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Anti-crime poster with cartoon cat ‘less frightening’

Cartoon cat campaign

Cartoon cats have been used to make police warning messages more memorable and less about trying to scare people into changing their behaviour.

The Universities’ Police Science Institute (Upsi) in Cardiff ran a trial in London to warn about thieves on bikes stealing mobile phones.

The #Copcat trial with Metropolitan Police took place in two areas.

Prof Martin Innes from Upsi said early results show the trial was successful and other forces are interested.

“Most crime prevention messages are designed to frighten people into changing their behaviour,” said Prof Innes.

“We designed an experiment where we ran two campaigns – a very traditional campaign designed to change people’s crime prevention behaviour versus our more experimental campaign and saw what results were and how they were different.

“We tried to use humour and cartoons to change how memorable the messages were for members of the public.

“The campaign was about mobile phone thefts by people on mopeds and bicycles which has become quite a problem at the current time.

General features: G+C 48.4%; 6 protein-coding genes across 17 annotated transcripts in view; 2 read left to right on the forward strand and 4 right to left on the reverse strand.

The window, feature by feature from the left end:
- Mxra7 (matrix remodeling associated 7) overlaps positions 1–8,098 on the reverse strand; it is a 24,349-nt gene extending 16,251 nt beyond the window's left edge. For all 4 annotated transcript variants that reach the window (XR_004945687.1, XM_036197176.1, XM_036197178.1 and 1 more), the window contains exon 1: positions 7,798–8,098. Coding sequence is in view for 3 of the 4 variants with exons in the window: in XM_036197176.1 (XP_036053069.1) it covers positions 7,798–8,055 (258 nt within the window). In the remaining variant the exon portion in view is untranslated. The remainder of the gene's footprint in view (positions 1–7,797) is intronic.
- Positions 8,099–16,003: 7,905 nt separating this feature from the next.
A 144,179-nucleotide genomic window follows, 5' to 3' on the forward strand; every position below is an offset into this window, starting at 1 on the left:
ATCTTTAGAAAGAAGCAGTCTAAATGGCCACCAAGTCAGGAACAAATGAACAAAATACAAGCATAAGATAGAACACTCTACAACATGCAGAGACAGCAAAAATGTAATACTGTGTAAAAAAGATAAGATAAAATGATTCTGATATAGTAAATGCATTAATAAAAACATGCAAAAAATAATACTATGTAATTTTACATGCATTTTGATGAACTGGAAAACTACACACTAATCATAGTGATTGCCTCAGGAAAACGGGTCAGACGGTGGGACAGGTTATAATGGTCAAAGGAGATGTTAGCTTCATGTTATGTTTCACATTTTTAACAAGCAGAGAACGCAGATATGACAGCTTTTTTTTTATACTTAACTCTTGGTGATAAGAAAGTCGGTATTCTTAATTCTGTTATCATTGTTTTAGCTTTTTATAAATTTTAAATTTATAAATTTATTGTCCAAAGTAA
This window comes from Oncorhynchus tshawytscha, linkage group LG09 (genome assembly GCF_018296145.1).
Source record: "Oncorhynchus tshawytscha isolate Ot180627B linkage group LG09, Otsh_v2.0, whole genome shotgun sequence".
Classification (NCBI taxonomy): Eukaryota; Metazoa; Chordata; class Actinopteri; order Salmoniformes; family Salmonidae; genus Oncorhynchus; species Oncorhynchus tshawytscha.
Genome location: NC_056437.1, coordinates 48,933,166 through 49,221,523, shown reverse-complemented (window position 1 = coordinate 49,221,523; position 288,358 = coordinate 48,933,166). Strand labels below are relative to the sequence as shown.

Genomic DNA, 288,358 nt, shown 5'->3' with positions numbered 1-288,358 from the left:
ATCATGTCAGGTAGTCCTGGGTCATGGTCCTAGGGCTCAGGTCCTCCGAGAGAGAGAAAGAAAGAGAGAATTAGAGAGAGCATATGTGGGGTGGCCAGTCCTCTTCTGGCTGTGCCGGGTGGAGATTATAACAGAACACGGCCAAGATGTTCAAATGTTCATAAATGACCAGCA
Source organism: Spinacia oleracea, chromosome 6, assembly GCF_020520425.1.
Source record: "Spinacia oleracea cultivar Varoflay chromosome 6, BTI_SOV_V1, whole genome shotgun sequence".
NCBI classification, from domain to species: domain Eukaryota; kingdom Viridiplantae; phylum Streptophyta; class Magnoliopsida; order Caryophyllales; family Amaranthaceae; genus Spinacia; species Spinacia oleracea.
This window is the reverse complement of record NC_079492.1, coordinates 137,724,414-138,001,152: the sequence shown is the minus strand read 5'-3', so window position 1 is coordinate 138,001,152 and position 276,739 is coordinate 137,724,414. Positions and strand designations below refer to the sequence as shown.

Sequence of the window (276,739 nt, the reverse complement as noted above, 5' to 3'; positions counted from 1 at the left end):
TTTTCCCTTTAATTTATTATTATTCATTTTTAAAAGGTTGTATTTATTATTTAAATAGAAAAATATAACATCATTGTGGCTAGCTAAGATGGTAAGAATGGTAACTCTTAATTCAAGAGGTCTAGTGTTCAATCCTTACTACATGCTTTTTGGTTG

“When we were looking at it, it was just an emerging problem that was starting to come through, so we thought this was a good thing to test this campaign on.”

Both the traditional and cartoon campaigns were on display in underground stations around Camden and Islington boroughs in 2016.

Prof Innes said people were exposed to them when they stepped on and off the trains, and officers handed out leaflets at stations while there was also a social media campaign.

He added: “What we saw was people were far more likely to remember the cartoon cat – who we called Copcat – and the advice he gave than they were for a far more traditional police campaign.

Media captionProf Martin Innes says early results show the trial was successful

The “complicated” findings of the campaign are being written up and a way forward is being explored.

“If we can get a campaign that’s just as effective in getting people to change their crime prevention behaviours, that doesn’t make people afraid, that to us is a good result,” Prof Innes said.

“The work was done in conjunction with the College of Policing so once we’ve understood the nuances in our data and our findings, we’re hoping that this has got the potential to roll out and go nationwide.

“There’s certainly a lot of early interest in it. We’ve already entered into conversations with some forces about it.

“I would hope over the next six months we’d be in a position to see these sort of techniques and approaches roll out.”